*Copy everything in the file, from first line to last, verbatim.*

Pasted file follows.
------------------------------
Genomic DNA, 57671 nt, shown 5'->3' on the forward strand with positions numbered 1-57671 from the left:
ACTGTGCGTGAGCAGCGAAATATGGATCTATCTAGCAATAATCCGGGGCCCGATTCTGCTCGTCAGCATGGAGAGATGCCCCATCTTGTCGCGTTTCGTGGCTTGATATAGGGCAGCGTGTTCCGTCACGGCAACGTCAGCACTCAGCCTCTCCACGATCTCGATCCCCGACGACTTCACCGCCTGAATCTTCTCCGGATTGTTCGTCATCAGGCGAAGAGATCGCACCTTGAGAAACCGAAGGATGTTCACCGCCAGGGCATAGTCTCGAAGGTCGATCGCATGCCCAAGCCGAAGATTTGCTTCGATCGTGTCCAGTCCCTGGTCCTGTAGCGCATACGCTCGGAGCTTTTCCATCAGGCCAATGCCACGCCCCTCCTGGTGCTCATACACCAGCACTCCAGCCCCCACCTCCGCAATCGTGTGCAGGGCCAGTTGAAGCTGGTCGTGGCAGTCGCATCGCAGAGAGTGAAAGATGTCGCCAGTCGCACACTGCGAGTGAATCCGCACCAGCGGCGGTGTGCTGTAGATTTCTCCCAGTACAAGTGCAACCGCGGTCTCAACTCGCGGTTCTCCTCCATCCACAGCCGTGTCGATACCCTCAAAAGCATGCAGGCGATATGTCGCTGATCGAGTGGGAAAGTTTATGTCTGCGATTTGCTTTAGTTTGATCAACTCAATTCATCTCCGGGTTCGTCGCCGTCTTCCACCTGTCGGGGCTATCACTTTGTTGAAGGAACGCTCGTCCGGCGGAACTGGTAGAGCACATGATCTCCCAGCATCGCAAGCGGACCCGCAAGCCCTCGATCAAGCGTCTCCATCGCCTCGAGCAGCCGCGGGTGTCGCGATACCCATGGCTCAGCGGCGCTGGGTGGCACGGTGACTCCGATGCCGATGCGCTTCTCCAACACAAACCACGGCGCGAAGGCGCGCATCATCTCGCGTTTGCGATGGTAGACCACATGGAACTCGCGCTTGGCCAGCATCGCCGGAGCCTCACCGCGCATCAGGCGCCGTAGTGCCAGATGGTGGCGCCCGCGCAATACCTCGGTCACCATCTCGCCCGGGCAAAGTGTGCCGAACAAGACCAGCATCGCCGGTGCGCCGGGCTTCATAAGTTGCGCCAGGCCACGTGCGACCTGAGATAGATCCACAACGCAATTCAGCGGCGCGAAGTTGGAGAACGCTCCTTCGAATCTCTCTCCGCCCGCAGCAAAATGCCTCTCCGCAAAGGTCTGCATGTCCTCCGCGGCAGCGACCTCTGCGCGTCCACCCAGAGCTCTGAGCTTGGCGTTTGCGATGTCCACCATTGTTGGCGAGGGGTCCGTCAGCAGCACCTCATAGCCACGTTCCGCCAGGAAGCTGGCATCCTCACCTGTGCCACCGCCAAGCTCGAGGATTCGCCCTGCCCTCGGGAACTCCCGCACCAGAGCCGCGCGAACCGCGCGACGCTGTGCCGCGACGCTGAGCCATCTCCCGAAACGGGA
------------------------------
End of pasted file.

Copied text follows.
Genomic DNA, 57671 nt, shown 5'->3' on the forward strand with positions numbered 1-57671 from the left:
ACTGTGCGTGAGCAGCGAAATATGGATCTATCTAGCAATAATCCGGGGCCCGATTCTGCTCGTCAGCATGGAGAGATGCCCCATCTTGTCGCGTTTCGTGGCTTGATATAGGGCAGCGTGTTCCGTCACGGCAACGTCAGCACTCAGCCTCTCCACGATCTCGATCCCCGACGACTTCACCGCCTGAATCTTCTCCGGATTGTTCGTCATCAGGCGAAGAGATCGCACCTTGAGAAACCGAAGGATGTTCACCGCCAGGGCATAGTCTCGAAGGTCGATCGCATGCCCAAGCCGAAGATTTGCTTCGATCGTGTCCAGTCCCTGGTCCTGTAGCGCATACGCTCGGAGCTTTTCCATCAGGCCAATGCCACGCCCCTCCTGGTGCTCATACACCAGCACTCCAGCCCCCACCTCCGCAATCGTGTGCAGGGCCAGTTGAAGCTGGTCGTGGCAGTCGCATCGCAGAGAGTGAAAGATGTCGCCAGTCGCACACTGCGAGTGAATCCGCACCAGCGGCGGTGTGCTGTAGATTTCTCCCAGTACAAGTGCAACCGCGGTCTCAACTCGCGGTTCTCCTCCATCCACAGCCGTGTCGATACCCTCAAAAGCATGCAGGCGATATGTCGCTGATCGAGTGGGAAAGTTTATGTCTGCGATTTGCTTTAGTTTGATCAACTCAATTCATCTCCGGGTTCGTCGCCGTCTTCCACCTGTCGGGGCTATCACTTTGTTGAAGGAACGCTCGTCCGGCGGAACTGGTAGAGCACATGATCTCCCAGCATCGCAAGCGGACCCGCAAGCCCTCGATCAAGCGTCTCCATCGCCTCGAGCAGCCGCGGGTGTCGCGATACCCATGGCTCAGCGGCGCTGGGTGGCACGGTGACTCCGATGCCGATGCGCTTCTCCAACACAAACCACGGCGCGAAGGCGCGCATCATCTCGCGTTTGCGATGGTAGACCACATGGAACTCGCGCTTGGCCAGCATCGCCGGAGCCTCACCGCGCATCAGGCGCCGTAGTGCCAGATGGTGGCGCCCGCGCAATACCTCGGTCACCATCTCGCCCGGGCAAAGTGTGCCGAACAAGACCAGCATCGCCGGTGCGCCGGGCTTCATAAGTTGCGCCAGGCCACGTGCGACCTGAGATAGATCCACAACGCAATTCAGCGGCGCGAAGTTGGAGAACGCTCCTTCGAATCTCTCTCCGCCCGCAGCAAAATGCCTCTCCGCAAAGGTCTGCATGTCCTCCGCGGCAGCGACCTCTGCGCGTCCACCCAGAGCTCTGAGCTTGGCGTTTGCGATGTCCACCATTGTTGGCGAGGGGTCCGTCAGCAGCACCTCATAGCCACGTTCCGCCAGGAAGCTGGCATCCTCACCTGTGCCACCGCCAAGCTCGAGGATTCGCCCTGCCCTCGGGAACTCCCGCACCAGAGCCGCGCGAACCGCGCGACGCTGTGCCGCGACGCTGAGCCATCTCCCGAAACGGGA